The final ship in which he was Mate , was the Copenhagen , 876 tons, which in the years 1874-1880 sailed to India during the famine and was in the coolie trade to Mauritius. The coolie trade succeeded the slave trade . The shortage of labour caused by the abolition of the slave trade created a very similar trade transporting , often in dreadful conditions, a new Asian workforce . Basil Lubbock says that Capt Woodget took the Coldstream , 756 tons, out , as Captain , in March 1881 and brought it back in January 1885 after a most successful voyage financially . This again was to Africa and included three coolie passages to South Africa and Mauritius.

The success of this voyage in the years 1881-1885 landed Captain Woodget his most famous command , the Cutty Sark Between 1885 – 1895 , he and Cutty Sark made ten voyages to Australia in the wool trade , several of which were record breaking and all of which were faster than any other ship on the Australia route . He was also noted for breeding collie dogs and latterly took one or more on board on his Australian voyages . Their descendants made headlines in the Australian show rings.


80 Bexwell Road , Downham Market.

Whilst he commanded Cutty Sark , the Woodgets , Capt Woodget and his wife Maria and their sons, lived in Downham Market . The 1891 census shows the family being Capt Woodget, his wife, his mother Cecily, aged 81, his niece Edith , 22, and sons Richard, Harold and Albert , his daughter Celia Maria Finis was born and died in 1882. At this point he is living in Mount Pleasant, 80 Bexwell Road, having previously lived in Howdale Lane and Bridge St , according to the electoral register . It is possible that the family lodged with Mary Ann Harper ( nee Raven and Maria Woodget`s sister ) in Howdale Lane when they first arrived in Downham , between 1888 and 1889. In 1890 they moved to Bridge Street, again possibly with the Harpers .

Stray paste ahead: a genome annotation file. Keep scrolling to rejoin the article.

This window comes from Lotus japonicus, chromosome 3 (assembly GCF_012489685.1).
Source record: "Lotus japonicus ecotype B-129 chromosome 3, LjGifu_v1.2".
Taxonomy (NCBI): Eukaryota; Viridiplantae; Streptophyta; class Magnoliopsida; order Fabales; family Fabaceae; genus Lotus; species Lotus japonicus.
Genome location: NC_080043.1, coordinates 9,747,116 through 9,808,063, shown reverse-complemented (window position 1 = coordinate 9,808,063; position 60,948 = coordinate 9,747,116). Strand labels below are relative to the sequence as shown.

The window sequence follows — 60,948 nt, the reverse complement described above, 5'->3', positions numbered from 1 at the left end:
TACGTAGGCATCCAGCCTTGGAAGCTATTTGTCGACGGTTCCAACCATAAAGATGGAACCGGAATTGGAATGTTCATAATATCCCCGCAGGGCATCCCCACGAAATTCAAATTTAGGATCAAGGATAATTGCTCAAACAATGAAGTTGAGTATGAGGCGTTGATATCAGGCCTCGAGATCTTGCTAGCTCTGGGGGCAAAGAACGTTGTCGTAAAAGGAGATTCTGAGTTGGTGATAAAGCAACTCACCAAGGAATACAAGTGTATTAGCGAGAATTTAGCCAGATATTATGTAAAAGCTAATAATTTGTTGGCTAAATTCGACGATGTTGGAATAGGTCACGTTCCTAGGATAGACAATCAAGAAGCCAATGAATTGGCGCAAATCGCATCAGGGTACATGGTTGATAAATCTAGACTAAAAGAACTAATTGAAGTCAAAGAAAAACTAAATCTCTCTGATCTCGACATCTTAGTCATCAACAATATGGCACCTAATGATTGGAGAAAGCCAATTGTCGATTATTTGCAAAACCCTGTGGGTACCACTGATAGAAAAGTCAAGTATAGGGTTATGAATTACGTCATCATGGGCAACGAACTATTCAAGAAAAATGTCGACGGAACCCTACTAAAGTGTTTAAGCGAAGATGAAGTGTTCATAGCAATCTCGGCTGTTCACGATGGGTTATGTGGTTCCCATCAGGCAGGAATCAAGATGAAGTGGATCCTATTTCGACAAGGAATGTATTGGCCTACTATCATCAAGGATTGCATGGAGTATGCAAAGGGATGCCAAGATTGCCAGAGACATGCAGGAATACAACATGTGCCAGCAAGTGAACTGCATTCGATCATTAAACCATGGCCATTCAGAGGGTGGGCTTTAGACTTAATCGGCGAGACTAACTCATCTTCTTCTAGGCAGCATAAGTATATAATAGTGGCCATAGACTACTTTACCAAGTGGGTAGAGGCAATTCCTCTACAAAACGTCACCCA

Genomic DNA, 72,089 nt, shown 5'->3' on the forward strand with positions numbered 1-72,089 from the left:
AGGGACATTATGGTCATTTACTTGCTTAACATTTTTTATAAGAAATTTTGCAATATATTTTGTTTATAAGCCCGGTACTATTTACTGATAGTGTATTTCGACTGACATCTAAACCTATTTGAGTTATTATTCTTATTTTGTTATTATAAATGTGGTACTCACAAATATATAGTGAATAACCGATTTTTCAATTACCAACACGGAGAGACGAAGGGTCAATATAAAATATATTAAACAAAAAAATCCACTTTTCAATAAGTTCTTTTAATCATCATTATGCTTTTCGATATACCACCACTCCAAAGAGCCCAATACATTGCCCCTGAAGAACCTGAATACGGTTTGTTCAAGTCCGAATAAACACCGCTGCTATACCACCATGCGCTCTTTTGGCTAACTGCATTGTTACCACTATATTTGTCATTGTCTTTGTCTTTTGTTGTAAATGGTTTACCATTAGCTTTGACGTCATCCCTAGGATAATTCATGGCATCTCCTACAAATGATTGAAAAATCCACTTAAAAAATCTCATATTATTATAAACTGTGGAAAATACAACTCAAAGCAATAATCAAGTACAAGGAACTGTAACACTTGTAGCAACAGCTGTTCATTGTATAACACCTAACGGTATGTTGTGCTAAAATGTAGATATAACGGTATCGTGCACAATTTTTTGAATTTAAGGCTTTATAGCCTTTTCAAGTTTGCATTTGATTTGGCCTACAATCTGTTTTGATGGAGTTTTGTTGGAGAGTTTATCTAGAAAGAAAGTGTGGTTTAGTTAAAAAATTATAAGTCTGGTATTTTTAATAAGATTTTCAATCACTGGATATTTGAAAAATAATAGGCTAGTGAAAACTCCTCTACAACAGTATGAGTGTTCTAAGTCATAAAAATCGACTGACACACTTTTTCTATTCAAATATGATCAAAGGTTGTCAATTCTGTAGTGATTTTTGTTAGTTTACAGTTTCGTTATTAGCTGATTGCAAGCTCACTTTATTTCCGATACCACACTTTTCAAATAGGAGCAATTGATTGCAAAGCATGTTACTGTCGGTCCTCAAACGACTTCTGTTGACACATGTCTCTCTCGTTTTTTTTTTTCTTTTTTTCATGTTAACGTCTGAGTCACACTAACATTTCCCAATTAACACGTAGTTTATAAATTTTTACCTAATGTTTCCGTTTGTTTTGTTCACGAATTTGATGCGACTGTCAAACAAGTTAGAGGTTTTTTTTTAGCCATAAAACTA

Of his four sons , the three with him in Bexwell Road , all qualified as Master mariners, Richard John in 1897 aged 23, Harold Groom at 22 , and Albert Sydney also aged 22 in 1901 . The last of his sons Edgar Raven became a watchmaker . In the 1911 census Edgar and his wife and 3 sons are living at Burnham Overy and he is a watch and clock “seller” and she is a shopkeeper.


This photo of Cutty Sark was taken by Capt Woodget in 1888 from two boats with a plank lashed between them holding his plate camera .

Unaccountably Jock Willis sold Cutty Sark to the Portugese in 1895. Maybe she was getting too old , needing too many repairs. He gave Capt Woodget the Coldinghame a 1,059 ton ship also in the Australian trade , but it cannot have been to his liking and he chose this year 1895/6 to retire .

In retirement he is said to have bought a farm in Burnham Overy Staithe. The 1901 census shows Capt Woodget and his wife living “ near the Quay” and this may well be Flagstaff house , also known as East View . Basil Lubbock says “ he filled his farmyard with pigs, chickens, ducks, geese, turkeys and rabbits , and it was a sight to see the old man ( in 1901 only in his mid 50s ) his snow white hair and bear flowing in the wind, as he marched sturdily across a field followed by a trail of quacking ducks and clucking hens, and perhaps a foal and a calf and a pig or two .” At the age of 75 he was thrown from a colt and sustained no more than a black eye. Basil Lubbock paints a bucolic portrait of this most skilled mariner.

Maria Woodget died in December 1914 aged 72 . All four of their sons were settled to life at home and at sea and at the time of her death Richard her eldest son was married , as was her watchmaker son Edgar. Harold married in 1918 and Albert in 1921 . Also in 1921 Captain Richard Woodget married again to Winifred Basham Parker the dau of the Rev Richard Parker of Dorset. She had been an Infant school teacher and was born in 1891 and was one of 9 surviving children . Their marriage lasted until his death in 1928 at Burnham Overy Staithe .


The grave of Capt Richard Woodget .

Two of his sons are buried alongside him at Burnham Norton churchyard .


Burnham Overy Staithe church